Like any Memory Data Bank, there are definite "best" and "worst" HRS recollections - but from this perspective (with minor editing) "it's all good..."
I've never understood how Sr. Mary Mark was able to control 60 little kids in what is now the Parish Office, much less educate us. Good thing the only thing we had to master that year was the large three lb. pencils and prescribed bathroom breaks.
First Confession - thinking it was yet another rehearsal, I confessed one sin from every Commandment (I guess I wanted to practice phraseology in case things went downhill in the future). When I got to adultery and certain issues involving my neighbor's wife, Fr. John stopped me and asked "if I was sure about all this...?" Have you ever gotten one million "Hail Mary's" for penance?
Sadly, this is a true story (otherwise I'd have to go to Confession again...).
Spelling Bee - was the first one to get shot down in the 5th Grade edition of that contest. I will never forget how to spell "hygiene" the rest of my life (which looked pretty short at that point, as I recall...) I didn't die right then, and went on to learn lots of other big words in kolidge.
Can't forget missing 29.5 days of 5th grade to "Mom...I don't feel good..." - one more day and I could have been legally held back, repeating Mrs. Houston's Reign of Terror. It was in her class I learned to read the answer to the multiplication flash cards backwards, as she usually stood with her back to the windows, backlighting the digits of the "correct answer." Mark Kitzmiller learned the hard way that 8 x 7 is not 65...
The high point of my HRS athletic career was making a perfect catch of one of Fr. Harris' stratospheric football kicks on the recess playground. The 7th and 8th grade boys couldn't believe I'd have the audacity to even attempt something like this, much less pull it off.
I will be eternally grateful to the Sisters of Providence for introducing me to what has become a lifelong hobby - diagramming sentences. Try doing a "W" Bush Speech, or a Clinton/Lewinsky Explanation sometime...
Despite bowling practice with the Boy's Club, was never able to quite hit the double doors at the end of the "new school" hallway with a full milk carton. Didn't learn to fully appreciate friction until high school physics...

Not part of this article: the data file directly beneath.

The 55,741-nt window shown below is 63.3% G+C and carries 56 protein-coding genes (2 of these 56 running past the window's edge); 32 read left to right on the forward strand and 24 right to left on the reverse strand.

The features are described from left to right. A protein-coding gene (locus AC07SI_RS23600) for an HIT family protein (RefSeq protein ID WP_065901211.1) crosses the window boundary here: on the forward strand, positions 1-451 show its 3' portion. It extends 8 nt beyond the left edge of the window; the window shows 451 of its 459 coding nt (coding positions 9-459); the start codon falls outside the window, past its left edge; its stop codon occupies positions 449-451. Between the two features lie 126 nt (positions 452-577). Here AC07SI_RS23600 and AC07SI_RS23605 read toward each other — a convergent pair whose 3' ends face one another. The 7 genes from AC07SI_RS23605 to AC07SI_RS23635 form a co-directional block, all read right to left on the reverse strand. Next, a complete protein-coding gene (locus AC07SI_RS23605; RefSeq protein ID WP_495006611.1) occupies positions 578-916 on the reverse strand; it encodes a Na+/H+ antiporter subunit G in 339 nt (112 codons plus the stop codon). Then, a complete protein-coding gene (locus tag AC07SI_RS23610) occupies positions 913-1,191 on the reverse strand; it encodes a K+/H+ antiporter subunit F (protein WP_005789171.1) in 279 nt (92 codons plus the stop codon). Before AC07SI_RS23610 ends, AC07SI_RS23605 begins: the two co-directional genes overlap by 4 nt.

Can't forget playing rock'n'roll at Carol Skarda's birthday (?) party with Larry Douglas and Danny French on gee-tars, John Batka on bass, and the illustrious Jimmy Warrick on vocals (the only HRS alum who ever owned a genuine pair of Beatle boots). Lucky for Led Zepplin that it was our last performance together. I can still do a credible version of "WipeOut" on my son's drums, but only when the family is out of earshot...
Who can forget the spring of '65 Operetta "Love Pirates of Hawaii"? Sounds now like an adult film classic, but who knew then? Can't get the lyrics out of my mind:
"Yo, for Pirates bold,
On a cruise for gold,
Always bright and gay,
In our Pirate's way..."
That was my first exposure to alternative lifestyles, and was probably the most compelling reason I applied to both Regina and Elizabeth Seton for high school matriculation.
Having made the front page of the Boston Globe in 1986 for hand-shoveling 18" of snow from the front of the Lincoln Memorial (none of my loyal maintenance staff made it in that day), Sr. Mary Aloysius (in retirement in Boston) cut out the picture and story and sent it to me, along with some lovely complimentary comments (although I suspected she was really thinking "I knew you wouldn't amount to much...!" I think she heard about that 2nd grade Confession...). She was a wonderful person that checked in often after she moved to Beantown...
I'd better stop, or NO ONE (other than Mrs. Houston) will have the nerve to be seen talking to me at the Reunion, an event I'm so looking forward to! Class of '65 BETTER show up, or I'll write some of the other stuff (there's no statute of limitations on Grade School Hijinks...)!
Class of 1971: Maureen Dolan Rosen
Sorry: I know I'm in here already, but I had to write again. What about those Saturday morning movies in the auditorium? "The Incredible Shrinking Man" comes to mind. My mom used to take all the chewing gum out of our Halloween bags and donate it to the snack bar for sale. And the scary movies we had to watch to remind us never to talk to strangers, with Officer Friendly as the narrator.
Class of 1964: Fr. Matthew Cumberland
My name is Fr. Matthew Thomas Cumberland. I am a priest for the Archdiocese of Los Angeles, and I also served for two years in Sitka, Alaska, which is in the Diocese of Juneau. Prior to that, I was a teacher in Catholic schools for 11 years - nine years in L.A. and two years in Ketchikan, Alaska. I imagine some other graduates of such a fine Catholic school must have become priests. Does anyone know of any?